Influenza epidemic expected to arrive in Finland next month
The Finnish Institute for Health and Welfare (THL) recommends vaccination. Find out here if you are among the groups that can receive the vaccine for free.
The influenza epidemic in Finland has begun slowly than usual this winter, although influenza activity has been increasing in recent days, according to the Finnish Institute for Health and Welfare (In Finnish Terveyden ja hyvinvoinnin laitos, THL).
The peak of the epidemic is expected in March, so there is still time to get vaccinated. THL recommends to get vaccinated as soon as possible, because it takes about two weeks for the protection to develop.
“This season influenza has progressed slowly. Based on our preliminary estimates, the effectiveness of the vaccine is reasonably good for older people and good for children. Its not too late to get vaccinated. Especially people aged 65 or over and those in the medical risk groups should still be vaccinated,” says Chief Physician Hanna Nohynek.
Until now, approximately 1.1 million doses of the influenza vaccine have been administered in public health care.
Who can get the vaccine for free?
Influenza viruses change constantly, so it is necessary to be vaccinated every year. The influenza vaccine is available free of charge for all:
- Those aged 65 and above.
- Children aged between 6 months and 6 years.
- Pregnant women.
- Those in risk groups because of their illness or treatment.
- Those in close contact to a person to whom influenza would pose a serious risk.
- Men starting their mandatory military service and women starting their voluntary military service.
- Social and health care and medical care personnel.
The vaccine will also be offered to persons who live for long periods or spend a lot of time in institutional conditions, including reception centres and prisons. Those entitled to a free vaccination can obtain it from their own health care centre, at a baby or maternity clinic.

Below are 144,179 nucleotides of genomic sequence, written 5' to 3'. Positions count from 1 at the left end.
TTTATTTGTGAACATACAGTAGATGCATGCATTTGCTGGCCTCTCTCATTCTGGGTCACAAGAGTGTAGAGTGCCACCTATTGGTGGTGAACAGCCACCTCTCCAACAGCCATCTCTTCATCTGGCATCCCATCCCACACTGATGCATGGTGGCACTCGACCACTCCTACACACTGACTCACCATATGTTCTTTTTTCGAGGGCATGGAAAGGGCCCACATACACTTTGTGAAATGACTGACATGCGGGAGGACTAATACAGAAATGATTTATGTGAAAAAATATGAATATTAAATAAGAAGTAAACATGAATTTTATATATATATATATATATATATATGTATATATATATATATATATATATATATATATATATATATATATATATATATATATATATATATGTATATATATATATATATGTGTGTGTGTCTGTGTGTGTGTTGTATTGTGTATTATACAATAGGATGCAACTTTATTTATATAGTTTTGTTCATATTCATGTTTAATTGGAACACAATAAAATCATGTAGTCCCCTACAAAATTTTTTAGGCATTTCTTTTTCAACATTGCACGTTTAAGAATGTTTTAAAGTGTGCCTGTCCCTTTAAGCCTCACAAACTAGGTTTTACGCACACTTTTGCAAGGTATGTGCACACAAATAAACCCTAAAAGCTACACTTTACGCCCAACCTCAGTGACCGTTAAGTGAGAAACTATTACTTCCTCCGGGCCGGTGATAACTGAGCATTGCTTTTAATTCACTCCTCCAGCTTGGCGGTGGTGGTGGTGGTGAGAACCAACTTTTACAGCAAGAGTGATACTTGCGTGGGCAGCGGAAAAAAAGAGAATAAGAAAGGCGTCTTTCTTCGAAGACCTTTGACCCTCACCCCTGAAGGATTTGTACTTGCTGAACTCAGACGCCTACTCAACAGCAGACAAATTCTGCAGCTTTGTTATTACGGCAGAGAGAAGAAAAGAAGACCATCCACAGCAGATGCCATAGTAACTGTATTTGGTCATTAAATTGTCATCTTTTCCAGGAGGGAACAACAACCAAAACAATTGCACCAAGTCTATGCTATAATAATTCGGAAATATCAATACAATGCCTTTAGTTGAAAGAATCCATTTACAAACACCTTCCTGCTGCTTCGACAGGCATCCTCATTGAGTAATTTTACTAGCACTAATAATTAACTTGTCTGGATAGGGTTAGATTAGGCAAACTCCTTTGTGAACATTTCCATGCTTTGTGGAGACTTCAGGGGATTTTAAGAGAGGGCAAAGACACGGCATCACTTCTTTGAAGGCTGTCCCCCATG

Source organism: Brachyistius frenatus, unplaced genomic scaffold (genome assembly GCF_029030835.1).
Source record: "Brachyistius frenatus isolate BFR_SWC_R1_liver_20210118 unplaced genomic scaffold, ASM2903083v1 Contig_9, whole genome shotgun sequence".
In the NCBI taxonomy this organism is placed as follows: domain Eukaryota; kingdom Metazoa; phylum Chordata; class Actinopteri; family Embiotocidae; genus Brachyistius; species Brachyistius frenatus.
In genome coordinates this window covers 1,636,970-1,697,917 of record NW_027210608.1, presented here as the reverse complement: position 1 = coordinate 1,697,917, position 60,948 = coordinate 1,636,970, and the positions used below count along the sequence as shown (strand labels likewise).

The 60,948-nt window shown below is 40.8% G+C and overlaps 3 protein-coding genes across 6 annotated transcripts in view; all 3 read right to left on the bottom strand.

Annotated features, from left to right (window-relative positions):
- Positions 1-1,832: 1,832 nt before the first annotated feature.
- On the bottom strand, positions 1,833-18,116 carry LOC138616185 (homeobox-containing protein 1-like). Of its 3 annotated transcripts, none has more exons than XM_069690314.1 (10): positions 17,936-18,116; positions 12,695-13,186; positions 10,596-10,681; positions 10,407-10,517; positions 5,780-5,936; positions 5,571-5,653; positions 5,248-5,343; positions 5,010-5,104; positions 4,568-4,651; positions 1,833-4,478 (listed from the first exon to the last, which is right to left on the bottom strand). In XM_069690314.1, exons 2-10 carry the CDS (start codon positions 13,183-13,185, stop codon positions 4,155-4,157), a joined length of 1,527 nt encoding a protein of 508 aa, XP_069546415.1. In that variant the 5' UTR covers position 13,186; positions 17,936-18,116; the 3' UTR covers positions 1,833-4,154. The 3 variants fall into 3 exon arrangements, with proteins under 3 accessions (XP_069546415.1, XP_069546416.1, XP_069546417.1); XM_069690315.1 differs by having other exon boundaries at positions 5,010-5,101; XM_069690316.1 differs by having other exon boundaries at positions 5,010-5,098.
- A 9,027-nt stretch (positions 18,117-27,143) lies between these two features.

THL also reminds that if a person or its close family members are not in the risk group, they can get a prescription from a physician, buy the vaccine in a pharmacy, and visit a health care centre to have it administered. The vaccine will also be available from private medical clinics. Some employers offer influenza vaccination to their employees, in which case it will be administered by the occupational health care services.
“Influenza is a serious illness which can cause severe secondary diseases. By getting vaccinated, you can prevent the spread of influenza and protect not only your own health but also your family and friends,” reminds Hanna Nohynek.
Infections reported everywhere in Finland
The number of influenza like illness has exceeded the epidemic threshold, but so far the number of infections is lower than in previous years. Statistics show that by 19 February 2020 approximately 6,500 people had contracted influenza A while about 1,000 people had contracted the influenza B virus.
“Influenza has been diagnosed in different parts of Finland and people of all ages, but there are regional differences in influenza activity. At the moment, influenza activity is high in North Karelia with moderate in the rest of Finland,” says Niina Ikonen, Senior Specialist at the THL.